How To Make An Americký Quilt

January 27, 2011

When I was living in the Czech Republic a friend told me a story about installing cabinets in her apartment. The details escape me now (please don’t be disappointed) — I just remember that it was a long and difficult process. One thing did stick with me, however. When the project was complete, she and her boyfriend sat on the couch, admiring the new cabinets, and said, “To je Amerika” (or more closely, „To je America”). Loosely translated: That’s America.

My friend said it was an idiomatic expression used to describe some sort of task or goal that seemed impossibly out of reach but was finally attained. It’s been awhile since that time, and the world has gone through a lot since then, so I’m not sure if this Cold War leftover is still similarly deployed. However, it made a deep impression on me, partly as a surprising statement of faith made to a young Turk of an American all upset at the blah blah blah of the blah blah blah (the words are there but not worth expressing — I hope I have matured somewhat since then), but it also made an impression on me as someone who had spent much time studying US literature and history and struggling with the definition of America. So much effort spent spinning my wheels deeper into the morass of semantics and cultural politics, and here the Czechs had the answer the whole time.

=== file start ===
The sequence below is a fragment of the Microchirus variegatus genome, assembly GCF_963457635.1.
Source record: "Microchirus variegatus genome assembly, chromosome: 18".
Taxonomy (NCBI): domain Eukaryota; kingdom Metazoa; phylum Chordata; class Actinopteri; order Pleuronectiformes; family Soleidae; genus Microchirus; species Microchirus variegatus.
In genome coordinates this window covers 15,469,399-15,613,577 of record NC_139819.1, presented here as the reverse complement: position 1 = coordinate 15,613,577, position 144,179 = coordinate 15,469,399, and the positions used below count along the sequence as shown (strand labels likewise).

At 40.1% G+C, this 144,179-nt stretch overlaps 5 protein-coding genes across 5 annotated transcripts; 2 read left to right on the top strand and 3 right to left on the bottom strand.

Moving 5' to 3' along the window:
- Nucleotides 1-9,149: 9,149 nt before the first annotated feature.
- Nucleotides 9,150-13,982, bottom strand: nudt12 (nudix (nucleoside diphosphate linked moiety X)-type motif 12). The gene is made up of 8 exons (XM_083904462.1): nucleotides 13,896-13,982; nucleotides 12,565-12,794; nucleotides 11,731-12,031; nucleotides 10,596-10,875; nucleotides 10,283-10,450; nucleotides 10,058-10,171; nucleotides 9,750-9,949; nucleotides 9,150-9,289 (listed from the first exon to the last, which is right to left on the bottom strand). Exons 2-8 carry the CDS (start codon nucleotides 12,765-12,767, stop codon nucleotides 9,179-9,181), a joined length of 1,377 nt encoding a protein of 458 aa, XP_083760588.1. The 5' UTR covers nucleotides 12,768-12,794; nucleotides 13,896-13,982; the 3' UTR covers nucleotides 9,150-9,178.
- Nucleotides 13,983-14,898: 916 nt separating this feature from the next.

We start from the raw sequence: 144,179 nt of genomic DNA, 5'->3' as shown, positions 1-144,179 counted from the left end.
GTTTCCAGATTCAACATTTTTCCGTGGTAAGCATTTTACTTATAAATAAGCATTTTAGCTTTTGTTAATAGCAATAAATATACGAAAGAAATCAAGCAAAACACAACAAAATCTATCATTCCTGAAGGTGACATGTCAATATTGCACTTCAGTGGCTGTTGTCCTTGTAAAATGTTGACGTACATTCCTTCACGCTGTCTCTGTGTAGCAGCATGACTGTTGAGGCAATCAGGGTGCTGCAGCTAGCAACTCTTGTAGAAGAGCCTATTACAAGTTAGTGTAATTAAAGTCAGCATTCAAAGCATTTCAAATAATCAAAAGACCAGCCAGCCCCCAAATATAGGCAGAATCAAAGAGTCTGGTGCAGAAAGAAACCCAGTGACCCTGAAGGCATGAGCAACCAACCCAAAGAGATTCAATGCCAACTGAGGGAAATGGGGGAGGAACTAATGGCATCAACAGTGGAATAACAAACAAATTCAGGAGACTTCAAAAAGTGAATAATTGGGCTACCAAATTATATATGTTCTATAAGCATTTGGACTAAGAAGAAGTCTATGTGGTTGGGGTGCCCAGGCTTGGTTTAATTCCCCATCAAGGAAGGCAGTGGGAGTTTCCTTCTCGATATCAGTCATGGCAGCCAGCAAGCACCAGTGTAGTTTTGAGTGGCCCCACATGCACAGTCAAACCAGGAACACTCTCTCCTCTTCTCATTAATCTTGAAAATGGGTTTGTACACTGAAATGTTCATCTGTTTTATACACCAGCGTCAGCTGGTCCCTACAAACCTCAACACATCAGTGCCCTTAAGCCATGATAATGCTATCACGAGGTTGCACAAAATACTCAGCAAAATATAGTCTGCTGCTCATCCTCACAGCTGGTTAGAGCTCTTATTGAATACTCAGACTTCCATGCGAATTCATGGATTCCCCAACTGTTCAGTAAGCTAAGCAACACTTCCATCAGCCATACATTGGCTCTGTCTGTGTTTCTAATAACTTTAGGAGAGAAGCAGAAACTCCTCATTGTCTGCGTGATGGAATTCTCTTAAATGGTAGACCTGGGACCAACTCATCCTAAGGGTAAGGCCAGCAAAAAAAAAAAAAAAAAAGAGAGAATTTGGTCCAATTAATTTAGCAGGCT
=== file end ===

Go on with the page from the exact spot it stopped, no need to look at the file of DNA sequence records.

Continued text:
Okay, I’ll cop to being facetiously pat just now, but there is a mote of a true concept in there. In my interactions with international, especially European, colleagues, and in attending panels at various IASA conferences I have noted a greater focus or interest in projects at centralized, national archives or broadcasters. A number of nations have policies of mandatory deposit into state archives, or in some manner are stakeholders in media productions based on arts funding or control of broadcast stations. So, this focus makes sense for them, and the lack of a national focus makes sense for us.

Why? This is no knock on organizations like NARA, Library of Congress, and the Smithsonian — they are some of the most vital institutions we have and absolutely necessary for developing professional standards and guidelines. However, they are still decidedly American in nature, i.e., federally republican, i.e., central authorities with a local influence that ranges from some to let-us-alone, i.e., caught in the eternal conflict of Unity vs. Multiplicity.

I’ll cut to my point here because, despite my obstinate insistence otherwise, I well realize that the majority of my audience (and humanity in general) have little interest in Henry Adams and his theories of history. (Though if you’re curious and a masochist, boy do I have a doozy of a thesis for you to read…)

I’ll also cut to the chase because, well, there is no answer here. I would venture that most practitioners in our field spend a lot of work and free time thinking about how to make archives work better. Not that they are ill-functioning now, but rather the concern is how better to allocate resources or develop methodologies that will help preserve more stuff and provide wider access for as long as possible. This blog post started as a thought experiment pondering the prospects of an archive model similar to those of European states. But the conflict between local and federal responsibilities has littered American history with grumblings, with protests, with riots, with a war… This is not something for the generic parameters of a weblog to overcome (no matter what a brilliant writer I am).